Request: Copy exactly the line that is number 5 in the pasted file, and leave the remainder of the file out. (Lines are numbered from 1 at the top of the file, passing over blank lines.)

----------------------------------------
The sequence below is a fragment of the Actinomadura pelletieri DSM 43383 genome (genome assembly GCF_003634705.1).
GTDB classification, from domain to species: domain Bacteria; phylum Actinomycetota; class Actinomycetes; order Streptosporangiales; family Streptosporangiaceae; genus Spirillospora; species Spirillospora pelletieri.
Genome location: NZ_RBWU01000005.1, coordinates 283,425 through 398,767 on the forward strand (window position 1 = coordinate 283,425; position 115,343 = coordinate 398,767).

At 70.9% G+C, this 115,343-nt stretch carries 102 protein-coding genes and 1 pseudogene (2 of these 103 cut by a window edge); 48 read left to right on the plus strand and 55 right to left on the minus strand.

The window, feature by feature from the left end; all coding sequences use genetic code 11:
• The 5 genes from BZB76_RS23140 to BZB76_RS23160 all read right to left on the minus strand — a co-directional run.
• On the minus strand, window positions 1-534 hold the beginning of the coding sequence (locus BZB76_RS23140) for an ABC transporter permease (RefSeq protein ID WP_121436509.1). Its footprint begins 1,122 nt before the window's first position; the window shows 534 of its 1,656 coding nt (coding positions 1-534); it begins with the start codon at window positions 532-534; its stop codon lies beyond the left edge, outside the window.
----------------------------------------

The window, feature by feature from the left end; all coding sequences use genetic code 11: